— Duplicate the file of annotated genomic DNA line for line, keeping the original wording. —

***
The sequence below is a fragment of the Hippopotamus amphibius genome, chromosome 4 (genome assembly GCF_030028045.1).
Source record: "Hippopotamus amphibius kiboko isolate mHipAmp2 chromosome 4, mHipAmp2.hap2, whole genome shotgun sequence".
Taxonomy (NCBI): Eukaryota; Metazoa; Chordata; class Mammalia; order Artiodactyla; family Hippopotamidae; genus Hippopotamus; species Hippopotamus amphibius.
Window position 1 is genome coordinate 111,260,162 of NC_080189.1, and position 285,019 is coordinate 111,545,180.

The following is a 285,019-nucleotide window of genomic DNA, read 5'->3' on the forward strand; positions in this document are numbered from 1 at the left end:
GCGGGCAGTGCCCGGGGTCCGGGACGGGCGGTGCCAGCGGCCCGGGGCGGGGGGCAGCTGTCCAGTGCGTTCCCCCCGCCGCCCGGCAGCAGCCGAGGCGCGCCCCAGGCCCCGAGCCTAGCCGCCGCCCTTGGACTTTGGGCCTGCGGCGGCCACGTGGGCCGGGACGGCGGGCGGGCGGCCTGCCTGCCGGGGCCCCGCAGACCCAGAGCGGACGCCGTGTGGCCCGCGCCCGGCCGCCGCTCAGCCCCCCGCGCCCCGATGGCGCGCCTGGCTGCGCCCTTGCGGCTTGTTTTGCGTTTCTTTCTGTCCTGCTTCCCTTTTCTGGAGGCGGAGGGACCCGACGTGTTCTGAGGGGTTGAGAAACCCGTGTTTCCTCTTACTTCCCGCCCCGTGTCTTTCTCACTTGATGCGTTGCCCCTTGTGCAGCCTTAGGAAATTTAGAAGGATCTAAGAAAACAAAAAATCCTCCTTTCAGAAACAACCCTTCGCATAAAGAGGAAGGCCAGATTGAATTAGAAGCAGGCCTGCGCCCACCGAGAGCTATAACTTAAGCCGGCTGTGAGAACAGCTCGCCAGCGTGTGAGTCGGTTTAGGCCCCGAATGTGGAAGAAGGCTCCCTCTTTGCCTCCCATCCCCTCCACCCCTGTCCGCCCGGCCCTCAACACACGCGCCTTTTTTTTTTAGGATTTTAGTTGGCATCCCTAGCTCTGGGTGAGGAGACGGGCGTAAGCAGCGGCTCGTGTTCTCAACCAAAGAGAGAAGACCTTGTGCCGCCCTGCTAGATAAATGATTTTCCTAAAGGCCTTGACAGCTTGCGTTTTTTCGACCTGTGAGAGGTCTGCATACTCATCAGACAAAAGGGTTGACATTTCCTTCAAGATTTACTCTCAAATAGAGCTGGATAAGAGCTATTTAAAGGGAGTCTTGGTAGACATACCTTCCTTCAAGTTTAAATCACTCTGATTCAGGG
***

The sequence below is a fragment of the Hippopotamus amphibius genome, chromosome 4 (genome assembly GCF_030028045.1).
Source record: "Hippopotamus amphibius kiboko isolate mHipAmp2 chromosome 4, mHipAmp2.hap2, whole genome shotgun sequence".
Taxonomy (NCBI): Eukaryota; Metazoa; Chordata; class Mammalia; order Artiodactyla; family Hippopotamidae; genus Hippopotamus; species Hippopotamus amphibius.
Window position 1 is genome coordinate 111,260,162 of NC_080189.1, and position 285,019 is coordinate 111,545,180.

The following is a 285,019-nucleotide window of genomic DNA, read 5'->3' on the forward strand; positions in this document are numbered from 1 at the left end:
GCGGGCAGTGCCCGGGGTCCGGGACGGGCGGTGCCAGCGGCCCGGGGCGGGGGGCAGCTGTCCAGTGCGTTCCCCCCGCCGCCCGGCAGCAGCCGAGGCGCGCCCCAGGCCCCGAGCCTAGCCGCCGCCCTTGGACTTTGGGCCTGCGGCGGCCACGTGGGCCGGGACGGCGGGCGGGCGGCCTGCCTGCCGGGGCCCCGCAGACCCAGAGCGGACGCCGTGTGGCCCGCGCCCGGCCGCCGCTCAGCCCCCCGCGCCCCGATGGCGCGCCTGGCTGCGCCCTTGCGGCTTGTTTTGCGTTTCTTTCTGTCCTGCTTCCCTTTTCTGGAGGCGGAGGGACCCGACGTGTTCTGAGGGGTTGAGAAACCCGTGTTTCCTCTTACTTCCCGCCCCGTGTCTTTCTCACTTGATGCGTTGCCCCTTGTGCAGCCTTAGGAAATTTAGAAGGATCTAAGAAAACAAAAAATCCTCCTTTCAGAAACAACCCTTCGCATAAAGAGGAAGGCCAGATTGAATTAGAAGCAGGCCTGCGCCCACCGAGAGCTATAACTTAAGCCGGCTGTGAGAACAGCTCGCCAGCGTGTGAGTCGGTTTAGGCCCCGAATGTGGAAGAAGGCTCCCTCTTTGCCTCCCATCCCCTCCACCCCTGTCCGCCCGGCCCTCAACACACGCGCCTTTTTTTTTTAGGATTTTAGTTGGCATCCCTAGCTCTGGGTGAGGAGACGGGCGTAAGCAGCGGCTCGTGTTCTCAACCAAAGAGAGAAGACCTTGTGCCGCCCTGCTAGATAAATGATTTTCCTAAAGGCCTTGACAGCTTGCGTTTTTTCGACCTGTGAGAGGTCTGCATACTCATCAGACAAAAGGGTTGACATTTCCTTCAAGATTTACTCTCAAATAGAGCTGGATAAGAGCTATTTAAAGGGAGTCTTGGTAGACATACCTTCCTTCAAGTTTAAATCACTCTGATTCAGGG